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I, Indian Bill of Rights.

Edited By: Kermit L. Hall, James W. Ely Jr., Joel B. Grossman

From: The Oxford Companion to the Supreme Court of the United States (2nd Edition)

Edited By: Kermit L. Hall

From: Oxford Constitutions (http://oxcon.ouplaw.com). (c) Oxford University Press, 2023. All Rights Reserved. Subscriber: null; date: 07 June 2023

Indian Bill of Rights.

The Indian Civil Rights Act, popularly known as the “Indian Bill of Rights,” was adopted as Title II of the Civil Rights Act of 1968. The most important provisions limit the power of tribal governments by applying portions of the federal *Bill of Rights to Indian tribes, thus limiting tribal sovereignty.

The Supreme Court had held in *Talton v. Mayes (1896), that Indian tribal governments were not subject to restraints placed on the federal and state governments by the Constitution and the Bill of Rights. The Indian Bill of Rights extends ten restrictions derived from the U.S. Bill of Rights and other parts of the Constitution. These comprise: freedoms of *speech, press, *assembly, petition, and *religion; security against unreasonable searches and seizures, accompanied by the requirement of a *search warrant; freedom from *double jeopardy; guarantees against *self-incrimination, excessive *bail and fines, and *cruel and unusual punishment; prohibition of taking private property without *just compensation; in modified form, the criminal-procedure protections of the *Sixth Amendment; the *due process and *equal protection clauses; prohibition of *bills of attainder and *ex post facto laws; and guarantee of a six-person criminal jury trial (see trial by jury). Congress deliberately chose to limit its incursion into tribal sovereignty by omitting certain other securities, such as the right to a republican form of government (see guarantee clause), the ban (p. 493) on religious establishments, the requirement of free *counsel for indigent criminal defendants, the right to jury trial in civil cases, (see civil law)and the *privileges and immunities clauses.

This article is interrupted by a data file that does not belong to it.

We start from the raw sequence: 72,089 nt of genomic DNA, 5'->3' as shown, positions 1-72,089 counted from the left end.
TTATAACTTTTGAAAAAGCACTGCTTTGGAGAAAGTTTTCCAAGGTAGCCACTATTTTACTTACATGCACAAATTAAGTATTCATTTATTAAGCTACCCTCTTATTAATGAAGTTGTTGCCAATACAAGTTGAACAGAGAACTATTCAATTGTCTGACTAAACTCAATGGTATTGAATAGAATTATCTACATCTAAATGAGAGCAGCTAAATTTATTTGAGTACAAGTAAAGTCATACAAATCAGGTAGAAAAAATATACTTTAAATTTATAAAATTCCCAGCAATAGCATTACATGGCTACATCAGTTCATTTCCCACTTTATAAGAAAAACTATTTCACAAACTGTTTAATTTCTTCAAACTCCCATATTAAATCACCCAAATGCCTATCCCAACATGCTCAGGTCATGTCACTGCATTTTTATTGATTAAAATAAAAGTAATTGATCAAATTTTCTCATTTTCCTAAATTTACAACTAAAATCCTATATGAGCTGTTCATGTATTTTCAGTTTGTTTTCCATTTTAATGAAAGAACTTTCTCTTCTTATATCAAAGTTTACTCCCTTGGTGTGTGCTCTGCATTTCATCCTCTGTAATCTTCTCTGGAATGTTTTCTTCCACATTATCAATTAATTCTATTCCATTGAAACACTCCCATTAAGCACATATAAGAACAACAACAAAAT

In *Santa Clara Pueblo v. Martinez (1978), the Court upheld Congress’s authority to impose the Indian Bill of Rights but held that federal enforcement authority is limited to *habeas corpus jurisdiction on behalf of persons in tribal custody. The Court held that Congress had not limited the tribes’ immunity from suit, so the act cannot be enforced directly against them. Thus, the Indian Bill of Rights is primarily enforceable in tribal forums.

See also native americans.

Rennard J. Strickland